Some of the City’s Best Chefs Have Developed Cricket Flour Recipes—Try This One

A new cookbook from Seek Food features recipes using cricket flour from more than 30 chefs.

crickets, cricket flour, cricket powder, seek food

Ready to try cricket powder? Find Chef’s Gabe Kennedy’s recipe for cricket hummus below. Photo credit: Ghazalle Badiozaman

Editor’s note: We’re chronicling how tech is changing the way we eat and drink as we lead up to this fall’s Food Loves Tech. Our annual deep dive into appropriate food and ag technologies returns to Industry City on November 2–3, 2018.

Tell someone, no matter how food adventurous they are, about the Earl Gray ice cream you ate that was made with crickets and you’re going to get a strange look. Simply put, there’s still an ick factor to eating crickets. But a new cookbook from Seek Food featuring cricket recipes from more than 30 of the nation’s top chefs including The Sioux Chef Sean Sherman, Saxon + Parole‘s Brad Farmerie and more hopes to dispel stigma.

“For those looking to incorporate crickets into their diet in the most delicious way, Seek is looking to harness the influence and inspiration that chefs bring to the table,” Robyn Shapiro co-founder of Seek Food said.

The cookbook goes on sale July 9, and is available through a Kickstarter campaign for Seek Food’s new line of cricket powders until August 9 or while supplies last.

Each chef contributed a recipe that uses one of Seek Foods four types of baking cricket flour. The all-purpose, gluten-free and paleo versions are blended flours that include 10-12 percent cricket power and can be used cup for cup for any flour based recipes. There’s also a 100 percent pure cricket powder for use with liquid-based foods, such as smoothies or for the Early Gray ice cream recipe Van Leeuwen contributed to the book.

crickets, cricket flour, cricket powder, seek food

Seek Food has developed different cricket flours including “pure” (wooden bowl with the spoon), paleo (black bowl), gluten-free (plate) and all-purpose (white bowl). Photo credit: Ghazalle Badiozaman

For Shapiro, who launched Seek Food with a line of cricket protein snacks, the new flours are a way to introduce more people to the benefits of crickets.

“I’ve always had a passion for the intersection of food and sustainability and I came across a U.N. report that suggested incorporating crickets and other insects into our diets could help solve some environmental issues while addressing how to feed the world,” Shapiro said.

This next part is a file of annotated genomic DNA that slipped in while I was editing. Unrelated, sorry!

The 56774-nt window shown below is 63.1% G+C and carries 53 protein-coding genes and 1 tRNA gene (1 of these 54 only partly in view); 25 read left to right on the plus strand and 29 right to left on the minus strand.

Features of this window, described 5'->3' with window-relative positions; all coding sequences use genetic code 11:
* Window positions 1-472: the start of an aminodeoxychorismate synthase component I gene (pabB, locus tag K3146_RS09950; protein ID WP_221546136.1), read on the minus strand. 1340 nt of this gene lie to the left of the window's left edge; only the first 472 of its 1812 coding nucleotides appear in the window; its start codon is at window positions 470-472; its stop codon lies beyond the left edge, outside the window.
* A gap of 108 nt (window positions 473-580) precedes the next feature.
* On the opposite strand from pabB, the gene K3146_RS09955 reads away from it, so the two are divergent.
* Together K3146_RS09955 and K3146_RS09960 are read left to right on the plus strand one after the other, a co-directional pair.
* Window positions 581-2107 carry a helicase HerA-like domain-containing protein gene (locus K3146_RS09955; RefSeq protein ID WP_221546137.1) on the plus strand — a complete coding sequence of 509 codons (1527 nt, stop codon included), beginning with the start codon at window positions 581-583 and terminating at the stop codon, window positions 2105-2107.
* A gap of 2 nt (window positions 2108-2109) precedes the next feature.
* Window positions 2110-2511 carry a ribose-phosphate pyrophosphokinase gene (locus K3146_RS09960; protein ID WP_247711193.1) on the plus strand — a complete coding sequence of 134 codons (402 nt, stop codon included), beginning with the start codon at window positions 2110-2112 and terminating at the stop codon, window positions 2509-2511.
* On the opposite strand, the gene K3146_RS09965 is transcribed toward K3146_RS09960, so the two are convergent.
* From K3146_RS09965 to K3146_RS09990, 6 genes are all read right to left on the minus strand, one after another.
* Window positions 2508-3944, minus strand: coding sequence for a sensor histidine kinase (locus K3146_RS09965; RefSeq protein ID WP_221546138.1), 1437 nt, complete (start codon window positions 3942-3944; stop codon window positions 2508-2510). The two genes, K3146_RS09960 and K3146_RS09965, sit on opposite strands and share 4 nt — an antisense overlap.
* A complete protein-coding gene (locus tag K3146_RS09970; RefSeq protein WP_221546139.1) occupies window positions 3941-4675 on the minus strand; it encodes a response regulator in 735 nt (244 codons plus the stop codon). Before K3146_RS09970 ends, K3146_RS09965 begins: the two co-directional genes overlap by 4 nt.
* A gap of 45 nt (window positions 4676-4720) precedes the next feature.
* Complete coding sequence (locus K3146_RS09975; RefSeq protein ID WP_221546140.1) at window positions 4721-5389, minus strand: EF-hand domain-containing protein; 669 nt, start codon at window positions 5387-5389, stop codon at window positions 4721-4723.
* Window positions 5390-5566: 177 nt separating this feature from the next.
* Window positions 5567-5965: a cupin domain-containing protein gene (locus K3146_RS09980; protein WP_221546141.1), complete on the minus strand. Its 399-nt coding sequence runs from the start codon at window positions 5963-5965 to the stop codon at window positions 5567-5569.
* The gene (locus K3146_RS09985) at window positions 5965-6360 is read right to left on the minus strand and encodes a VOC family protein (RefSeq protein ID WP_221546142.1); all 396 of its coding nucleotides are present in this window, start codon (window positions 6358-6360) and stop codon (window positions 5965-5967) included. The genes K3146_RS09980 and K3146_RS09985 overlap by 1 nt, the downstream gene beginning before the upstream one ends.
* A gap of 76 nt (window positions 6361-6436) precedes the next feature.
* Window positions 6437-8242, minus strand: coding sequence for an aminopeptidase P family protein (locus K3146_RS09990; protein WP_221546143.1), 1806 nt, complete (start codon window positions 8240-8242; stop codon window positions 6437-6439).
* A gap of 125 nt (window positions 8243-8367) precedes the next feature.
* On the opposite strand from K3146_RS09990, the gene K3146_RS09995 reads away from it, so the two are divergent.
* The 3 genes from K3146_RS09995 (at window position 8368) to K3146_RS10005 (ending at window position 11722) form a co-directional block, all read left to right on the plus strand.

The crickets used in Seek’s products are sourced from a farm in Mexico. There the crickets eat an alfalfa-wheatgrass diet, much as they would in the wild.

Ready to try cricket powder? Chef Adriana Urbina of De Maria both contributed a recipe to the cookbook and currently has a dish featuring cricket powder on her menu. You can also try Chef’s Gabe Kennedy’s, co-founder of Plant People, recipe (follow him on Insta for more cooking inspiration @gabe_kennedy) for cricket hummus below:

Chef Gabe Kennedy’s charred cauliflower and cricket hummus

Roasted cauliflower
700 g cauliflower, cut to florets
150 g olive oil

The dip
~480 g roasted cauliflower
40 g tahini
50 g lemon juice
50 g water
Zest of 2 lemons
2 tablespoons Seek pure cricket powder

Garnish
Cricket powder
Sesame and pumpkin seeds
Red onion, sliced
Dill, picked
Lemon oil

In a deep baking sheet toss cauliflower and olive oil. Cook at 350 F until very soft. The top layer
of the cauliflower should have some nice color.

Remove from heat and add the rest of the measured ingredients to the cauliflower and stir to
combine.

In a Vitamix, add the cauliflower mixture and blend till smooth.

Keeps in the fridge for a week.

To plate, dollop a heaping spoonful of hummus and spread into a circle leaving a divot in the center. Sprinkle with seeds, add sliced onion, dill and cricket powder to dust. Finish with lemon oil. Serve with vegetables or grilled bread.

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Bridget is the digital strategy editor for Edible Manhattan, Edible Brooklyn, Edible Long Island and Edible East End.